I just finished reading the latest issue of The Curmudgeon’s Home Companion—a hilarious food-centric newsletter of “delightfully mean-spirited articles” written by Dan Goldberg. If you haven’t yet read The Curmudgeon, check out the In Defense of (Occasional) Drunkenness article. Very funny stuff.
This month’s main article was about Pyramid Scheme Dinner Parties. I think this is a brilliant idea and am officially announcing my wholehearted participation. The deal is that you make a commitment to throw at least one dinner party a month and invite at least three people. The goal is to receive return dinner party invites, with the side benefit of possibly meeting new people that you can rope into the scheme. This idea is hugely appealing to me because I love to cook, I love to eat and I love things that are cyclical.
So, the tricky part is deciding who to invite. In order for this idea to really work, there has to be a good chance that at least three of your invitees will return an invitation. In the article, Dan discusses how to spot people who won’t invite you back (“be wary of Californians, a socially challenged state”) and the merits of inviting people who can’t cook but who possess other, lesser qualities, such as being interesting, or intelligent, or maybe being of the type who will get really drunk and provide spontaneous dancing or dirty-joke telling.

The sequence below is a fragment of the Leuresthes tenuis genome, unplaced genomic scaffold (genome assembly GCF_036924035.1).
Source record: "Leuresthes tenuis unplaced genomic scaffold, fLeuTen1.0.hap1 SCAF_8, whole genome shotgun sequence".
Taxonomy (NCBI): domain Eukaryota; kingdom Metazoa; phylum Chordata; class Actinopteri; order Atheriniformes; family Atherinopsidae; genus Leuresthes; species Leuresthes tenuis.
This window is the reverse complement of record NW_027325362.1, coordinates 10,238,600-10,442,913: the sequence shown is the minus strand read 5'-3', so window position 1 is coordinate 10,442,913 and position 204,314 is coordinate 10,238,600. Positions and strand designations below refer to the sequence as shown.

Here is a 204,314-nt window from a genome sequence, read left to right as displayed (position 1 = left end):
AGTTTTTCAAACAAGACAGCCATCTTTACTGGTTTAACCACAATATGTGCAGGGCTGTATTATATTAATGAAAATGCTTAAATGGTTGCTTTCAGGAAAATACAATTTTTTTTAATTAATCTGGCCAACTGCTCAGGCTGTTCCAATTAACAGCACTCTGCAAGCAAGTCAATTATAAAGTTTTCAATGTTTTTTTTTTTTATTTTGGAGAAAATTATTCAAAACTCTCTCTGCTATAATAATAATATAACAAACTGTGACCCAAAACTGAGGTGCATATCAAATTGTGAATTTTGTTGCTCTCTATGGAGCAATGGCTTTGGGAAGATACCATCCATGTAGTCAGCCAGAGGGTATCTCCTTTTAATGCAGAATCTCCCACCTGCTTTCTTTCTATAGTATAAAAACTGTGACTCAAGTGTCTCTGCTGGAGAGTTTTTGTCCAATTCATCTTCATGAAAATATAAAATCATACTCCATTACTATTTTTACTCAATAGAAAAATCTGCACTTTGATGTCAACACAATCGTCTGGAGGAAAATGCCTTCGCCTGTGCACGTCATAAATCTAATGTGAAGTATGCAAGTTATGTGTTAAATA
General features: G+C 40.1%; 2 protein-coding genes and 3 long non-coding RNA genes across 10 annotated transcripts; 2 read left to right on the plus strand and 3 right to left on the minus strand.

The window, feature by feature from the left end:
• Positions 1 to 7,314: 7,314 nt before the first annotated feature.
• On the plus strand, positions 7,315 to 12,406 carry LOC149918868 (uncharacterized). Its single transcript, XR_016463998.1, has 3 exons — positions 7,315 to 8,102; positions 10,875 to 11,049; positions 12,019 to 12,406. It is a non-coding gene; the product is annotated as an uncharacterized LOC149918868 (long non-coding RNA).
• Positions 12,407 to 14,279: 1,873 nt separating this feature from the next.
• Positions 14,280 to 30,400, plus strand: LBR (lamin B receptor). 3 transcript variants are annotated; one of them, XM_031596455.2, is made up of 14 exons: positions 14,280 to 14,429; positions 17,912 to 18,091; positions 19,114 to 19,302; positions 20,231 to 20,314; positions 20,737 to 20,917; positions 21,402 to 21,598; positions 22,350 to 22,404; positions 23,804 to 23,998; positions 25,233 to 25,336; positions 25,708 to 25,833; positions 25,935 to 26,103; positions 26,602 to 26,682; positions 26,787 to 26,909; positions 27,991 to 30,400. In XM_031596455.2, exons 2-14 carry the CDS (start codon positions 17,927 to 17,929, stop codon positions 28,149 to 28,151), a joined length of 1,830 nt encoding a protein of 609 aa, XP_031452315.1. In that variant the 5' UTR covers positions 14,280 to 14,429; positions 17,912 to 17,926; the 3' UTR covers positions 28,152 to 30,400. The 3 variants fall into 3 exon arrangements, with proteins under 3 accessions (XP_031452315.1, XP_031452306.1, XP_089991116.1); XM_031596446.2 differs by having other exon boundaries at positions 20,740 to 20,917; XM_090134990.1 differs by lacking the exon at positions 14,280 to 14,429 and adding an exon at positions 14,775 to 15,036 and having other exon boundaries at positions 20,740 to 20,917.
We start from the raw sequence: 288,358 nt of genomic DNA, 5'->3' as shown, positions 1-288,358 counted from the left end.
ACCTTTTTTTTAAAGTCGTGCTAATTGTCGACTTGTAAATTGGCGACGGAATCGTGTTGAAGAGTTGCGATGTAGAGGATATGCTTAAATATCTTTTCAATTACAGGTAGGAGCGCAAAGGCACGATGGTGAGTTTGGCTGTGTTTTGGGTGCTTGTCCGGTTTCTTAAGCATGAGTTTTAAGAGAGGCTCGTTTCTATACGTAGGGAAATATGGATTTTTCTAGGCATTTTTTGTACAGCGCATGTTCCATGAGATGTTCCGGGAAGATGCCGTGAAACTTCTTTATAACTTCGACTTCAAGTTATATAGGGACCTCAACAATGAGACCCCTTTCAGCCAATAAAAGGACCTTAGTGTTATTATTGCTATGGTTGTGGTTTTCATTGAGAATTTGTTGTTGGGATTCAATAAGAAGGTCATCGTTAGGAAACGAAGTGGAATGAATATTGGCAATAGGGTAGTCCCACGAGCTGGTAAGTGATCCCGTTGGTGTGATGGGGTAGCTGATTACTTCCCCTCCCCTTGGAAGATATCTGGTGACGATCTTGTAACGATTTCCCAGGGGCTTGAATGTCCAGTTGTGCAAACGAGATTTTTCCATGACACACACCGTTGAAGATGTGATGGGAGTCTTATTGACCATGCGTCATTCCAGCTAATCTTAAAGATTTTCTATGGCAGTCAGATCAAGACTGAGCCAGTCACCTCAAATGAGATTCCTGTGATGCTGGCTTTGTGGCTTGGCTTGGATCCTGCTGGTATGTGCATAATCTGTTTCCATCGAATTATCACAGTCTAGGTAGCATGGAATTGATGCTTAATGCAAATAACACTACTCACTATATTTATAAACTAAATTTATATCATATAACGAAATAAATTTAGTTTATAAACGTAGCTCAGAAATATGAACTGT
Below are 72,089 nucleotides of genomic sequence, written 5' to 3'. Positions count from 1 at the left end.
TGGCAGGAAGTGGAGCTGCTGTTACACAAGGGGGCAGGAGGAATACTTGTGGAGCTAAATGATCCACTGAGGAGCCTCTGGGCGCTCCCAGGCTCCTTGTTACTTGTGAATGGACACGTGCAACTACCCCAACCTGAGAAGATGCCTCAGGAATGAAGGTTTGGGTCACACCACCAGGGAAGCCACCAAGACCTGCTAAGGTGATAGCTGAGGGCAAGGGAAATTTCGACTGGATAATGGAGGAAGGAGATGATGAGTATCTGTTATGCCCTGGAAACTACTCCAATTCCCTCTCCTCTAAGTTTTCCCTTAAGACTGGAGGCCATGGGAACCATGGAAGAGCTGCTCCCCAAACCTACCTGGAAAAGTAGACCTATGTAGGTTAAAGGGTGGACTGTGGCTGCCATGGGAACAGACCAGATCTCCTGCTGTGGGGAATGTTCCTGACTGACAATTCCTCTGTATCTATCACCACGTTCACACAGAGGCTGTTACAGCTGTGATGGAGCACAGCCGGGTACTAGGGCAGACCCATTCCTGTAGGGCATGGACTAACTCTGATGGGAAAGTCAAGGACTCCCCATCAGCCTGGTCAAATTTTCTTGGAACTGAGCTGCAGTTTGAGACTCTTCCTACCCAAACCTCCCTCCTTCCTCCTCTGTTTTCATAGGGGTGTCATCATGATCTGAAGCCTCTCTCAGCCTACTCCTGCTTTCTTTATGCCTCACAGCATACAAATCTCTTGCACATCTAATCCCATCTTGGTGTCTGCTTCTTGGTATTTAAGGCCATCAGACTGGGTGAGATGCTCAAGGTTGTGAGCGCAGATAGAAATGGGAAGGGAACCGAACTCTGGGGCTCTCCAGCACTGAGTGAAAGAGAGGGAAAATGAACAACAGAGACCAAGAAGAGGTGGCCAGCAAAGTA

In the end, Dan decides that these people are still worth inviting, but I’m on the fence. Mostly because I know a lot of entertaining people who can also cook, so I have to draw the line somewhere. He says you can’t count relatives either, but every single one of my relatives is a great cook, so I’m ignoring that rule. I may, however, extend the exception rule to people who own extensive wine cellars. But I don’t know any yet, so maybe I’ll have to lower the bar and go with people who can mix a mean cocktail.